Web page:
Generally a cluster will be composed of multiple nodes of an odd number (not just one, but for example, 3, 5, 21, or 127). The reason for choosing an odd number of nodes is to make it possible to determine whether there is a quorum of nodes (totalNodes / 2 + 1) that can form a healthy cluster. Choosing an even number of nodes works, but in that case, when loosing one node, it doesn’t improve the quorum determination, nor does it strengthen the cluster when all nodes are available.

When a quorum of nodes are available and communicating with one another, a leader is elected. The leader is responsible for making certain decisions in behalf of the cluster, and also announces newly joined nodes and those that have left the cluster.

The cluster consensus protocol is one known by the name Bully Algorithm. Although an unpleasant name, the protocol is simple but powerful. This consensus protocol chooses a leader by determining the node with the "greatest id value." The identity may be numeric or alphanumeric. If numeric the "greatest node id" is determined with numeric comparisons. If alphanumeric, the "greatest node id" is determined lexicographically. Any node that senses that the previous leader has been lost (left the cluster for any reason), messages the other known "nodes with greater ids" asking for an election to take place. Any "nodes with greater ids" tell the "lesser id node" that it will not be the leader. Finally when there are no nodes of "greater id" than a given node--known because it receives no "you aren't the leader" messages--that "greatest id node" declares itself leader. In essence the "node of the greatest id" bullies its way into the leadership position, asserting that it is currently greatest. Any latent message received from a "node of even greater id" than the current declared leader will not take leadership away from it, because it is a healthy leader node.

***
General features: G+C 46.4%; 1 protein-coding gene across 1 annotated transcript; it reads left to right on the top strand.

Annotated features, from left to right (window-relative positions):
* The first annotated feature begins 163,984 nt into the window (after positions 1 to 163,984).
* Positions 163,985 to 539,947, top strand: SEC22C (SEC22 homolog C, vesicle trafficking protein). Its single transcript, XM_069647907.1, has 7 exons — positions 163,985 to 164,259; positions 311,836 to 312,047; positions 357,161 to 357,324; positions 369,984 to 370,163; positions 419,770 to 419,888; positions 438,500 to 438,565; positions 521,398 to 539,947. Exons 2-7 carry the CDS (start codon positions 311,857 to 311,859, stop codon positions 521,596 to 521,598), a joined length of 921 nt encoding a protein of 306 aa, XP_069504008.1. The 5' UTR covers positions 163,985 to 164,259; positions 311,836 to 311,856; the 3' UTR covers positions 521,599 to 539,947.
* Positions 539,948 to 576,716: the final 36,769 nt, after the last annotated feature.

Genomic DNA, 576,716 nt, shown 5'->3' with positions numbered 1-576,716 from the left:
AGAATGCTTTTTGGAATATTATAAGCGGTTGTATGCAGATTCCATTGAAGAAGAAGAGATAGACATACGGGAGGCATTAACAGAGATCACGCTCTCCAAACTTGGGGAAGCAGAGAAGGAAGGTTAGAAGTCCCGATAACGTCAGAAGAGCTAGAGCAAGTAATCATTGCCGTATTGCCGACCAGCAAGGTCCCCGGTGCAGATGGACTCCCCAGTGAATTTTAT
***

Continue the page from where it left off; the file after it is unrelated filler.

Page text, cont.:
It's possible that our consensus protocol will be augmented in the future with the Gossip Protocol to support very large clusters. We also have the option to swap out the Bully Algorithm for another, or to provide multiple consensus strategies.

The XOOM Cluster works in full-duplex mode, with two kinds of cluster node communication channels. There are the operational channels, which the cluster nodes use to maintain the health of the cluster. There are also application channels, which the services/applications use to pass messages between nodes. Using two different channel types allows for tuning each type in different ways. For example, application channels may be assigned to a faster network than the operational channels. It also opens the possibility for either channel type to use TCP or UDP independently of the other channel type.